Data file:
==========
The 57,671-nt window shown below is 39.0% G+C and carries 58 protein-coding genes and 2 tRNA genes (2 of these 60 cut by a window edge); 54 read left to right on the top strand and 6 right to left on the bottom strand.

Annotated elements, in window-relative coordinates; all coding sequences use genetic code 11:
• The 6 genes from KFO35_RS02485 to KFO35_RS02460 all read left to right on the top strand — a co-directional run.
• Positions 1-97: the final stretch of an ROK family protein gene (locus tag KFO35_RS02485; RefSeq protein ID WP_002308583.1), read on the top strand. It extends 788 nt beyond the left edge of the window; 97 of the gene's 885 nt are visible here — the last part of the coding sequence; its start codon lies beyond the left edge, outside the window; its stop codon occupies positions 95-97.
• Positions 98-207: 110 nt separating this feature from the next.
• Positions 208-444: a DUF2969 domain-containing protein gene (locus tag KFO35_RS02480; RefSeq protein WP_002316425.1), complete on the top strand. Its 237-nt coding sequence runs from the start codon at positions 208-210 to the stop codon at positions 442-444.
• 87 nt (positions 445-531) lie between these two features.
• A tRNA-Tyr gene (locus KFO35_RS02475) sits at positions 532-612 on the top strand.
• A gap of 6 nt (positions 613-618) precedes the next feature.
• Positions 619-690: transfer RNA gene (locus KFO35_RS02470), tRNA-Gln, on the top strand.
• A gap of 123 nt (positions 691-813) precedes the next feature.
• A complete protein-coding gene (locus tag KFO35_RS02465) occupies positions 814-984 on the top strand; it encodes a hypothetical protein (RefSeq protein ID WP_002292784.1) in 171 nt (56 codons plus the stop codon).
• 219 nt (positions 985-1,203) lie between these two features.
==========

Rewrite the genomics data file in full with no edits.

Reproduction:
The 57,671-nt window shown below is 39.0% G+C and carries 58 protein-coding genes and 2 tRNA genes (2 of these 60 cut by a window edge); 54 read left to right on the top strand and 6 right to left on the bottom strand.

Annotated elements, in window-relative coordinates; all coding sequences use genetic code 11:
• The 6 genes from KFO35_RS02485 to KFO35_RS02460 all read left to right on the top strand — a co-directional run.
• Positions 1-97: the final stretch of an ROK family protein gene (locus tag KFO35_RS02485; RefSeq protein ID WP_002308583.1), read on the top strand. It extends 788 nt beyond the left edge of the window; 97 of the gene's 885 nt are visible here — the last part of the coding sequence; its start codon lies beyond the left edge, outside the window; its stop codon occupies positions 95-97.
• Positions 98-207: 110 nt separating this feature from the next.
• Positions 208-444: a DUF2969 domain-containing protein gene (locus tag KFO35_RS02480; RefSeq protein WP_002316425.1), complete on the top strand. Its 237-nt coding sequence runs from the start codon at positions 208-210 to the stop codon at positions 442-444.
• 87 nt (positions 445-531) lie between these two features.
• A tRNA-Tyr gene (locus KFO35_RS02475) sits at positions 532-612 on the top strand.
• A gap of 6 nt (positions 613-618) precedes the next feature.
• Positions 619-690: transfer RNA gene (locus KFO35_RS02470), tRNA-Gln, on the top strand.
• A gap of 123 nt (positions 691-813) precedes the next feature.
• A complete protein-coding gene (locus tag KFO35_RS02465) occupies positions 814-984 on the top strand; it encodes a hypothetical protein (RefSeq protein ID WP_002292784.1) in 171 nt (56 codons plus the stop codon).
• 219 nt (positions 985-1,203) lie between these two features.